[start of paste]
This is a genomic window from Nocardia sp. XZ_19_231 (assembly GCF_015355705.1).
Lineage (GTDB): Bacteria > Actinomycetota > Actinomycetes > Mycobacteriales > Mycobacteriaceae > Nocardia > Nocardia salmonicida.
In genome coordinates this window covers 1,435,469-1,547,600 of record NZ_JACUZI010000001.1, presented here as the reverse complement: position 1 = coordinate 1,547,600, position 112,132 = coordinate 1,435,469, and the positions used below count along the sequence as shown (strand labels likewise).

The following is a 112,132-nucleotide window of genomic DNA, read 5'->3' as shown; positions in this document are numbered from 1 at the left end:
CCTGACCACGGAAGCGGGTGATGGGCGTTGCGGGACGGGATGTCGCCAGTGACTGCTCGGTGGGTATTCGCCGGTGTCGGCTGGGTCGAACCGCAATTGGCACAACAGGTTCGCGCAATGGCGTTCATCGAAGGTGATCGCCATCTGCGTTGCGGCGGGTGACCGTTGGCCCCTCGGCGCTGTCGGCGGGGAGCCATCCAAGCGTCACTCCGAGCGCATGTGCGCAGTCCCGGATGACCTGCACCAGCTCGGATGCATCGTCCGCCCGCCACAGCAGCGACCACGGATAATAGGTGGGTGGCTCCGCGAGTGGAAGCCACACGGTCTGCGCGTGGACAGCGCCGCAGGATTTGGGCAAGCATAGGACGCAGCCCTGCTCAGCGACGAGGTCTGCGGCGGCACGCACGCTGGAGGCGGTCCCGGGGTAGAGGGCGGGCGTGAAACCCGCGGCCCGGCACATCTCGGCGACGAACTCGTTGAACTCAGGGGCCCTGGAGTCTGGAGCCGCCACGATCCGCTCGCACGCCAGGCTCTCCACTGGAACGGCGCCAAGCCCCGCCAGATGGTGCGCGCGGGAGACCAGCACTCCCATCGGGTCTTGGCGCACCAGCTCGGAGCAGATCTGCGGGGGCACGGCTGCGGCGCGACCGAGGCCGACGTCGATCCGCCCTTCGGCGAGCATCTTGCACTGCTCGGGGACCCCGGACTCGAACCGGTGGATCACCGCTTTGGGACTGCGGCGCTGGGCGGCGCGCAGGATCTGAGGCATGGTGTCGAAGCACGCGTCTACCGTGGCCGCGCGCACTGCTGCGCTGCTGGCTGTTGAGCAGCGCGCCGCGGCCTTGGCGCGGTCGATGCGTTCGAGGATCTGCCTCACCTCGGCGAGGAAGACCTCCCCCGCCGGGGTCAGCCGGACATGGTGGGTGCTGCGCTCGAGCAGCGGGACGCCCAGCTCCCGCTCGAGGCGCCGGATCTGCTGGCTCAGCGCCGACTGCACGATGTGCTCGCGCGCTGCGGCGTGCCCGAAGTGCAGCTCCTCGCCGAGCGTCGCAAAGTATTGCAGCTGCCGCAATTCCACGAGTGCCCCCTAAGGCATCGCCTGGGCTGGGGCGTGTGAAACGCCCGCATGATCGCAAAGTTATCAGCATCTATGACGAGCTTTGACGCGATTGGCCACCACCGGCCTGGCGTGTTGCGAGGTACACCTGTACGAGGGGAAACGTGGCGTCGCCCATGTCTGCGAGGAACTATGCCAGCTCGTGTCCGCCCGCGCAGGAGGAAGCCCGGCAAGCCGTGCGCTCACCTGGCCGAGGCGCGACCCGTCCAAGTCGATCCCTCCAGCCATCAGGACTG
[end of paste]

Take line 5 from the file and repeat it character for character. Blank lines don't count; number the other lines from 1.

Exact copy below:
CCTGACCACGGAAGCGGGTGATGGGCGTTGCGGGACGGGATGTCGCCAGTGACTGCTCGGTGGGTATTCGCCGGTGTCGGCTGGGTCGAACCGCAATTGGCACAACAGGTTCGCGCAATGGCGTTCATCGAAGGTGATCGCCATCTGCGTTGCGGCGGGTGACCGTTGGCCCCTCGGCGCTGTCGGCGGGGAGCCATCCAAGCGTCACTCCGAGCGCATGTGCGCAGTCCCGGATGACCTGCACCAGCTCGGATGCATCGTCCGCCCGCCACAGCAGCGACCACGGATAATAGGTGGGTGGCTCCGCGAGTGGAAGCCACACGGTCTGCGCGTGGACAGCGCCGCAGGATTTGGGCAAGCATAGGACGCAGCCCTGCTCAGCGACGAGGTCTGCGGCGGCACGCACGCTGGAGGCGGTCCCGGGGTAGAGGGCGGGCGTGAAACCCGCGGCCCGGCACATCTCGGCGACGAACTCGTTGAACTCAGGGGCCCTGGAGTCTGGAGCCGCCACGATCCGCTCGCACGCCAGGCTCTCCACTGGAACGGCGCCAAGCCCCGCCAGATGGTGCGCGCGGGAGACCAGCACTCCCATCGGGTCTTGGCGCACCAGCTCGGAGCAGATCTGCGGGGGCACGGCTGCGGCGCGACCGAGGCCGACGTCGATCCGCCCTTCGGCGAGCATCTTGCACTGCTCGGGGACCCCGGACTCGAACCGGTGGATCACCGCTTTGGGACTGCGGCGCTGGGCGGCGCGCAGGATCTGAGGCATGGTGTCGAAGCACGCGTCTACCGTGGCCGCGCGCACTGCTGCGCTGCTGGCTGTTGAGCAGCGCGCCGCGGCCTTGGCGCGGTCGATGCGTTCGAGGATCTGCCTCACCTCGGCGAGGAAGACCTCCCCCGCCGGGGTCAGCCGGACATGGTGGGTGCTGCGCTCGAGCAGCGGGACGCCCAGCTCCCGCTCGAGGCGCCGGATCTGCTGGCTCAGCGCCGACTGCACGATGTGCTCGCGCGCTGCGGCGTGCCCGAAGTGCAGCTCCTCGCCGAGCGTCGCAAAGTATTGCAGCTGCCGCAATTCCACGAGTGCCCCCTAAGGCATCGCCTGGGCTGGGGCGTGTGAAACGCCCGCATGATCGCAAAGTTATCAGCATCTATGACGAGCTTTGACGCGATTGGCCACCACCGGCCTGGCGTGTTGCGAGGTACACCTGTACGAGGGGAAACGTGGCGTCGCCCATGTCTGCGAGGAACTATGCCAGCTCGTGTCCGCCCGCGCAGGAGGAAGCCCGGCAAGCCGTGCGCTCACCTGGCCGAGGCGCGACCCGTCCAAGTCGATCCCTCCAGCCATCAGGACTG